The antitrust case brought against Google Wednesday by attorneys general from 36 states and the District of Columbia says the Alphabet Inc. unit’s Android mobile operating system and its app marketplace—the Play Store—have increasingly evolved to become a so-called walled garden. That is a phrase commonly applied to Apple and how the iPhone maker pushes consumers to remain within its ecosystem of hardware, software and services.
Google pitched Android at its outset more than a decade ago as the “first truly open and comprehensive platform for mobile devices.” Unlike Apple, Google licenses Android and its proprietary apps such as the Play Store to mobile device makers. Competing app stores can also be developed on the Android platform.
Those factors helped boost the use of Android, which is active on more than three billion devices world-wide and, according to Statcounter, to the most popular operating system in terms of internet usage.
In their 144-page complaint, the attorneys general accused Google of working to diminish competition in Android app distribution and wrest increasing amounts of money from developers.
Google last year said it would soon require all apps selling digital goods or subscriptions to use the company’s in-app billing system to process payments—similar to the way Apple operates its App Store. Google previously exempted from the requirement apps that provided digital content that could be consumed outside of the app such as songs that could be ported to other music players. The company said the change reflected an interest in applying rules “consistently and fairly to all developers.”
The states, led by Utah, disputed Google’s claim, saying the move had financial motivations. The rule, slated to take effect Sept. 30 for existing Android apps, would require companies such as Netflix Inc. and Spotify Technology SA to use Google Play Billing for their streaming services. That would enable Google to collect up to a 30% cut of revenue collected from digital purchases and subscriptions, the lawsuit said.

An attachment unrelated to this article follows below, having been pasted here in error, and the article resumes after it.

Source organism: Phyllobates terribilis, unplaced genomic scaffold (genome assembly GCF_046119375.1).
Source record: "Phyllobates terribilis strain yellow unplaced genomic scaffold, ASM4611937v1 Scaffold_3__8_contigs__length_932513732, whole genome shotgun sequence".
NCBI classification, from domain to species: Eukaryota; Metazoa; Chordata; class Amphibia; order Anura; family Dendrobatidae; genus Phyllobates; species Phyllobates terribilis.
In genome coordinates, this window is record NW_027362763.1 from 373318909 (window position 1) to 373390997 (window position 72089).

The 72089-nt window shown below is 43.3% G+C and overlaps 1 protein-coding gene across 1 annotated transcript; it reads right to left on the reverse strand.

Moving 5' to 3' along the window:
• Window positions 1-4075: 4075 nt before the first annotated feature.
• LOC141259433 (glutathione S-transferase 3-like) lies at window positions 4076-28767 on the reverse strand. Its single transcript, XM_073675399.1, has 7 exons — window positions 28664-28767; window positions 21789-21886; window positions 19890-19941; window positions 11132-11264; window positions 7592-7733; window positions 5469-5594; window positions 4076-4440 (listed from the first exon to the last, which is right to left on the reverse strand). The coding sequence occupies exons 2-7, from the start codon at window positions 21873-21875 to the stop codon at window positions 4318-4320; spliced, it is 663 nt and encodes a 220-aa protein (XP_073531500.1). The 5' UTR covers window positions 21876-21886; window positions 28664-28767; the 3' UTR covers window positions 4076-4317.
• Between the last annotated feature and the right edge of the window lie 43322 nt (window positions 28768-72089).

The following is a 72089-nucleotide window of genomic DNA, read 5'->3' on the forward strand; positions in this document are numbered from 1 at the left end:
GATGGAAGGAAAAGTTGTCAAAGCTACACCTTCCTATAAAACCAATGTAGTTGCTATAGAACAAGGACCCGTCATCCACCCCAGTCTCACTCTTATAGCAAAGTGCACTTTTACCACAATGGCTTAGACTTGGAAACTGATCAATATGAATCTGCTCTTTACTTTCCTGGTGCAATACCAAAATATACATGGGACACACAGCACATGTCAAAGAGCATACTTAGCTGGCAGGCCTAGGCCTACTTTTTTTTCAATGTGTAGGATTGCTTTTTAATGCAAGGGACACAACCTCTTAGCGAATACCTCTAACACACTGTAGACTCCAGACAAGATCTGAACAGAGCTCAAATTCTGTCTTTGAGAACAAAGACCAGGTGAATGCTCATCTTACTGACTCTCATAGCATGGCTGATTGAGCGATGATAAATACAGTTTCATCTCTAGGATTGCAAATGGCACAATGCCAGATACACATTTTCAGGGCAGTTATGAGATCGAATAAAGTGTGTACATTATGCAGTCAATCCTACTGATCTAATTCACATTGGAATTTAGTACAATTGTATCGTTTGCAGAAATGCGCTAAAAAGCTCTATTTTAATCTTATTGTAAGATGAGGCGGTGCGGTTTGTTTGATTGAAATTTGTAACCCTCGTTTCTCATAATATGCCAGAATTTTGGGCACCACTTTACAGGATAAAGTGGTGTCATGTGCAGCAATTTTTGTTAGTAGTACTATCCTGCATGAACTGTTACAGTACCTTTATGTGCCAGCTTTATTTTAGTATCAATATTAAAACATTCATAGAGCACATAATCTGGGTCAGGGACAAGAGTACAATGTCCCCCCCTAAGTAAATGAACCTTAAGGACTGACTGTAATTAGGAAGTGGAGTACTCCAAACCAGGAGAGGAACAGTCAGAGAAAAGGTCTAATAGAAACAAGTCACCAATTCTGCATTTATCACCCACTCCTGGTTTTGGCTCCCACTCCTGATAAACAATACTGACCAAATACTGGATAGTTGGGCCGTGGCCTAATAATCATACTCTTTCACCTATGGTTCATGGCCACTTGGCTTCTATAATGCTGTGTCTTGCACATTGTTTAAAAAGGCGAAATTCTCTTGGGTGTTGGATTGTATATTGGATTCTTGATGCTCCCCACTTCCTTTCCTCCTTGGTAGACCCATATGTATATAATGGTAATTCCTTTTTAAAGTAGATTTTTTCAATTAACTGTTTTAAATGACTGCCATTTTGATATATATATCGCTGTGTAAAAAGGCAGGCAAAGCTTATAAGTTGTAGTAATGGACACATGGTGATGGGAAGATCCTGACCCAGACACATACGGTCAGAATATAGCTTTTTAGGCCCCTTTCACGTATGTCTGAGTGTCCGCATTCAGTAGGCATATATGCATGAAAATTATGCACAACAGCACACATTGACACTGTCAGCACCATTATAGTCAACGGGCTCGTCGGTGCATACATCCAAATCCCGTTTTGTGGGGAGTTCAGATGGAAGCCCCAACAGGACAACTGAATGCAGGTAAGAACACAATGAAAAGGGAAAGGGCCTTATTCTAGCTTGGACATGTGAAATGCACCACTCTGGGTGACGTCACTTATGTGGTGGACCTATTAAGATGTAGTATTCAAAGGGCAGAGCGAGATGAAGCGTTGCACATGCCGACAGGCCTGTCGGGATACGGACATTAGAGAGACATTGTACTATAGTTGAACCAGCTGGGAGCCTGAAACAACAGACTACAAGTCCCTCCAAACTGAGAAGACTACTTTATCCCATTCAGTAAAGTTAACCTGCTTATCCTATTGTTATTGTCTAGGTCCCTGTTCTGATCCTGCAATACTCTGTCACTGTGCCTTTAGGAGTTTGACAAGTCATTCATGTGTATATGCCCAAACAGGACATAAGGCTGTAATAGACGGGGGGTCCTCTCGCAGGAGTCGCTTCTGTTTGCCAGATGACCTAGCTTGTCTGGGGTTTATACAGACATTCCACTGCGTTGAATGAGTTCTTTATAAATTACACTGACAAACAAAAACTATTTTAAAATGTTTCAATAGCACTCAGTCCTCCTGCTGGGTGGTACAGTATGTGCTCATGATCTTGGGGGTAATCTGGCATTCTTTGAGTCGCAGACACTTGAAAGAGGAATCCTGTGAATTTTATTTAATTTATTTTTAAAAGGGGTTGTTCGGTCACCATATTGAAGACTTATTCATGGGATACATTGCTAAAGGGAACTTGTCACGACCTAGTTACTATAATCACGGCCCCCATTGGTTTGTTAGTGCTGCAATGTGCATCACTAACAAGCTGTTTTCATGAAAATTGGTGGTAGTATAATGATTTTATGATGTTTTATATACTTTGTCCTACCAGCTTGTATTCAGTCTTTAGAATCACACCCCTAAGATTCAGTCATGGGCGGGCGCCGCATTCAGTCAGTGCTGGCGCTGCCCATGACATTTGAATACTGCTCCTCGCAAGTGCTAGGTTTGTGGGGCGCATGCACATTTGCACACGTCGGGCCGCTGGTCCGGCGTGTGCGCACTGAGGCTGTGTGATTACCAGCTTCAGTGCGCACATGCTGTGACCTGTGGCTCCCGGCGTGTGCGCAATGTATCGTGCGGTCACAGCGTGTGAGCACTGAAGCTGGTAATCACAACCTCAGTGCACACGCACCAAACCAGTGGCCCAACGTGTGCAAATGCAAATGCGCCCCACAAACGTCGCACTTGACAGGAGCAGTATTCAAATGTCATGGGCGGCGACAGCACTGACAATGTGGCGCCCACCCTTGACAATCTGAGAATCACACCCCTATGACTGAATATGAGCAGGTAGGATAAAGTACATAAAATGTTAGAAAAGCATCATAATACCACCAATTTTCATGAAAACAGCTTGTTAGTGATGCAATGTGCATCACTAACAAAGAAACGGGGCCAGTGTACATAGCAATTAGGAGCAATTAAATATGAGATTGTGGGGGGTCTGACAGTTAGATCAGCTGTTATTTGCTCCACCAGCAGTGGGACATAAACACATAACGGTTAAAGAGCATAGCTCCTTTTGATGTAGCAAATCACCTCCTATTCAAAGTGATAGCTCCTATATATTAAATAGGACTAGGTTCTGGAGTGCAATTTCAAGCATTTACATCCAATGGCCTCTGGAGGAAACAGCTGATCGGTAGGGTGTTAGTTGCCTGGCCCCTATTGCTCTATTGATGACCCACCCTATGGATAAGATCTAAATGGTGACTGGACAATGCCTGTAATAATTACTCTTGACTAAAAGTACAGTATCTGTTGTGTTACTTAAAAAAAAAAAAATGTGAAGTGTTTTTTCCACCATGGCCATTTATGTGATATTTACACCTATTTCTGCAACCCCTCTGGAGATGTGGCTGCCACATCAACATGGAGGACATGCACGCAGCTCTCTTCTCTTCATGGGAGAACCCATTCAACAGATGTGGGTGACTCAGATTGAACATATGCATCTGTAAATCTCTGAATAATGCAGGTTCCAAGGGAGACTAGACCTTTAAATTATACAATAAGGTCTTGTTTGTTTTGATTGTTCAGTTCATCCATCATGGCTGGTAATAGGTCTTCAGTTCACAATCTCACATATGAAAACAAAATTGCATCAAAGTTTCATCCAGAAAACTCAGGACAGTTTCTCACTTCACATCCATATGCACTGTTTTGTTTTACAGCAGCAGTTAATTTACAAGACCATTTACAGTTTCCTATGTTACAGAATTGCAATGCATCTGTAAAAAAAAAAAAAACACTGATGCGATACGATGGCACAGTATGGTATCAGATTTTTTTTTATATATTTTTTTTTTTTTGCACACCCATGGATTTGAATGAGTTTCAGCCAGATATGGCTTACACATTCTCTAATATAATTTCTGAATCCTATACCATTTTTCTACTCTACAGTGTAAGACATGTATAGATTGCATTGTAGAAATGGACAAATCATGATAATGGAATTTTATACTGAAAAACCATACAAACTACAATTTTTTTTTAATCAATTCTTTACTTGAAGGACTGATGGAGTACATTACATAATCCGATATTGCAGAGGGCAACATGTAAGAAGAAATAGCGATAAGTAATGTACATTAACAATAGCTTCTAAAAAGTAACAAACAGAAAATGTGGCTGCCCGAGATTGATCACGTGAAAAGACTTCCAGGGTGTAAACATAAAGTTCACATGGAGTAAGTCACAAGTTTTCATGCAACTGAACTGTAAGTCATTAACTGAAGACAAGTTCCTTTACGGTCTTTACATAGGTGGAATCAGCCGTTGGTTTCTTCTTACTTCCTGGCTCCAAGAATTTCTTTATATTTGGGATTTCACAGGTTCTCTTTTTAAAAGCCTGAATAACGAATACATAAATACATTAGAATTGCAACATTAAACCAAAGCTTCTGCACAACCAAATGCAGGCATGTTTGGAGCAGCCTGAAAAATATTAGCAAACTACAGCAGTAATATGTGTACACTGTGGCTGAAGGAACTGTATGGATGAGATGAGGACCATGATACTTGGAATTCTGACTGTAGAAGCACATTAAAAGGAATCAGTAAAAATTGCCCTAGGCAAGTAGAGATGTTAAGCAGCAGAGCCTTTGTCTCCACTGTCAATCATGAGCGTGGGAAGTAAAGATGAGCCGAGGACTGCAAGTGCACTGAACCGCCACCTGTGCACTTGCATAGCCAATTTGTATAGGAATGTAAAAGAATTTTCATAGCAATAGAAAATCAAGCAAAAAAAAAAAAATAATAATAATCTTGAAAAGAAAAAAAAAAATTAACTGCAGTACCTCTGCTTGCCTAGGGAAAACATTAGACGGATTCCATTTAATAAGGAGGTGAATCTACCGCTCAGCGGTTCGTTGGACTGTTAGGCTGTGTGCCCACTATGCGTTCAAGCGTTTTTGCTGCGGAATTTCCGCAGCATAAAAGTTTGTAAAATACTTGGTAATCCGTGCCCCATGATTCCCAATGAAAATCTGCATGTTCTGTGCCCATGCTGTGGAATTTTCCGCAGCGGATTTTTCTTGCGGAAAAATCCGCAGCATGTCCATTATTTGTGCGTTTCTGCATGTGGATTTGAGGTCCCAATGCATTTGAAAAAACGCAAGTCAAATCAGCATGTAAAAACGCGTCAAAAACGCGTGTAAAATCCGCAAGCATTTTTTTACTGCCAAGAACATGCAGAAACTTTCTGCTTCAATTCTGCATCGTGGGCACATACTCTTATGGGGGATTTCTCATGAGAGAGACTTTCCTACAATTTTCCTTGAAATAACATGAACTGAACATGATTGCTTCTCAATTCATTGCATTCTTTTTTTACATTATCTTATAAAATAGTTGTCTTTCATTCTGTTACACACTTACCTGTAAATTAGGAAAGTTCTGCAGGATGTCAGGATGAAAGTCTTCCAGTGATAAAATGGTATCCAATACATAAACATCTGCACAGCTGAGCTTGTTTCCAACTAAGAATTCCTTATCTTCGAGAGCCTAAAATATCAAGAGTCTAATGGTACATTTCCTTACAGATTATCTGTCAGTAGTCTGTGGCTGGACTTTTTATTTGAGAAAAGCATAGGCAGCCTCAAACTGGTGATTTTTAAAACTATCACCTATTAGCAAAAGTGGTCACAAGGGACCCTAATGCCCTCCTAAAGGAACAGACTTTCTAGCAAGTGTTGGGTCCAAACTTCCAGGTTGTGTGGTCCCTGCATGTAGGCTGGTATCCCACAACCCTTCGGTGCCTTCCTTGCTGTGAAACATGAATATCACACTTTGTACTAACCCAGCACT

A Netflix representative declined to comment. A representative for Spotify didn’t respond to requests for comment.
“This lawsuit isn’t about helping the little guy or protecting consumers,” said Wilson White, Google’s senior director of public policy, in a Wednesday blog post. “It’s about boosting a handful of major app developers who want the benefits of Google Play without paying for it.”
A Google spokesman declined to comment further.
Proton Technologies AG, a small maker of communication apps, has avoided Google’s commission by letting users know they can purchase its premium services through its website and then access them by downloading its free app via Google Play. Come September, Google will begin prohibiting ProtonMail from informing users of that option, said Matt Fossen, a spokesman for the developer.
“This will affect us negatively because most people find products on app stores rather than signing up directly on the vendor’s site,” Mr. Fossen said.
Google in late June said it would require developers distributing new Play Store apps to use its proprietary app-publishing format. The Android App Bundle, Google said, grants access to advanced features while potentially reducing the app’s size. Critics said the change prevents developers in this format from installing their own payment processors and avoiding Google’s commission on paid apps, in-app purchases of digital goods and subscriptions.